The way Elizabeth Haynes describes the locations in the book, and particularly the area around Sarah’s farmhouse, was quite stunning.  Even more so when the snow storm hits. Elizabeth made me switch between wanting to live in Sarah’s beautiful farmhouse, to being absolutely terrified of being cut off from society in the blink of an eye.

Would I recommend this book?  Of course I would!  It’s a great read, very gripping and brilliantly written.  Full of dark suspicious characters and their well (or maybe, not so well) hidden secrets.  A real page turner from start to finish.

Four and a half stars out of five.

Many thanks to Emma Dowson, Myriad Editions and Elizabeth Haynes for providing me with a copy of Never Alone in exchange for an honest review.

Never Alone by Elizabeth Haynes was published in the UK by Myriad Editions in eBook format on 28th July 2016.  The paperback version will be published on 6th October 2016 | amazon.co.uk | amazon.com | Waterstones | Goodreads | Myriad Editions |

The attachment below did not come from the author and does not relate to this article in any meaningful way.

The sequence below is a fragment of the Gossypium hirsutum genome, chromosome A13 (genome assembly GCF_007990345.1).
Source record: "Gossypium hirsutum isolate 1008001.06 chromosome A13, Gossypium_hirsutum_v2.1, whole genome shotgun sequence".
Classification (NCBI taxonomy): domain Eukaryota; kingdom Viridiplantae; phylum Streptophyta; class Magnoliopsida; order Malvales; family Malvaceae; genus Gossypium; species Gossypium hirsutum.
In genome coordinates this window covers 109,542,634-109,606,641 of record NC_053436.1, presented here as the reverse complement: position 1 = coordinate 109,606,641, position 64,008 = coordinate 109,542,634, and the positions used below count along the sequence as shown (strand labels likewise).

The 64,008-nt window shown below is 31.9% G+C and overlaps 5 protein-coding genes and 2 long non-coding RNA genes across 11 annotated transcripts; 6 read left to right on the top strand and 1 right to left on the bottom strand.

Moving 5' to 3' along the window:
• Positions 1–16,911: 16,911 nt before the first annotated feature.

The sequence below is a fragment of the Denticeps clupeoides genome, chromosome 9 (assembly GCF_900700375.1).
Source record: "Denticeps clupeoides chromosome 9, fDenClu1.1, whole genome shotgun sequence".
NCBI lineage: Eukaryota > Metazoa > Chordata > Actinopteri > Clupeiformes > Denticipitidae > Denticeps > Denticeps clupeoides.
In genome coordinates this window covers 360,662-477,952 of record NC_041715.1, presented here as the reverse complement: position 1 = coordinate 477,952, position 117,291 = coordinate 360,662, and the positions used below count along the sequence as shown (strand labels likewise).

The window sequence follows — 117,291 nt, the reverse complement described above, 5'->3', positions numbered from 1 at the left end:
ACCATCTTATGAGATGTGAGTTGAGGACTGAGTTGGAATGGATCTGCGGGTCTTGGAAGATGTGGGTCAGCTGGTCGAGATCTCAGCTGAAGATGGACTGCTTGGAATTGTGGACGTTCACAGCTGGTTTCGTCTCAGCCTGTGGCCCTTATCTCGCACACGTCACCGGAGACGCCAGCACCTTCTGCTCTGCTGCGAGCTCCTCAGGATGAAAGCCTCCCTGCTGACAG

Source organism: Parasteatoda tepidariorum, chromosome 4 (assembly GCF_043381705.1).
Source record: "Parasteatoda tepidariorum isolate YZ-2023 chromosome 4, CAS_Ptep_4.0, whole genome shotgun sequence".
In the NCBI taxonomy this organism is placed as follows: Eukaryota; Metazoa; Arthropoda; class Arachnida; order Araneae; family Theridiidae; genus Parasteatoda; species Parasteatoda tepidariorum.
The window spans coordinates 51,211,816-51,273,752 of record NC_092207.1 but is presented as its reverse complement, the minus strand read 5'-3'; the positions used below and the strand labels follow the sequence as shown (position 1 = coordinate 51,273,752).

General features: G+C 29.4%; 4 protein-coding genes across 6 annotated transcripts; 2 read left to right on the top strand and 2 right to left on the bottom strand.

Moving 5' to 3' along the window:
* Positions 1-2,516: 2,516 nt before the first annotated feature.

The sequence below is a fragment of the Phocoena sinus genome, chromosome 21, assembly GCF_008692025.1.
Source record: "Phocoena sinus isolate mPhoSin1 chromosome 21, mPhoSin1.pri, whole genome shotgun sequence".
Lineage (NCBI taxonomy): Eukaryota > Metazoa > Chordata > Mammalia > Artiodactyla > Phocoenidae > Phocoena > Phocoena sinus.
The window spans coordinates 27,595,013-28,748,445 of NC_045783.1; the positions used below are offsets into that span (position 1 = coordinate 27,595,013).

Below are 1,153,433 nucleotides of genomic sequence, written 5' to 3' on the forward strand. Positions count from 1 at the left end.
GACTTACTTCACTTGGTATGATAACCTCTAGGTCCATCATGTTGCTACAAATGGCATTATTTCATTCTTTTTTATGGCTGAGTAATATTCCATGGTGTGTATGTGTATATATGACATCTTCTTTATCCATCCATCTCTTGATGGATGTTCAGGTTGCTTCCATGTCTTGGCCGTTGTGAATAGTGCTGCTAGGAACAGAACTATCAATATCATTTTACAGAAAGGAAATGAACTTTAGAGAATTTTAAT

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elizabeth haynes mlibElizabeth Haynes is a former police intelligence analyst who lives in Norfolk with her husband and son. Her first novel, Into the Darkest Corner, was Amazon’s Best Book of the Year 2011 and is a New York Times bestseller. It has been published in thirty-seven countries. Her second novel, Revenge of the Tide, was published by Myriad in 2012 and her third, Human Remains, was published in 2013. She is also the author of two police procedural crime novels, Under a Silent Moon and Behind Closed Doors (Sphere).  Connect with Elizabeth Haynes via Twitter @Elizjhaynes.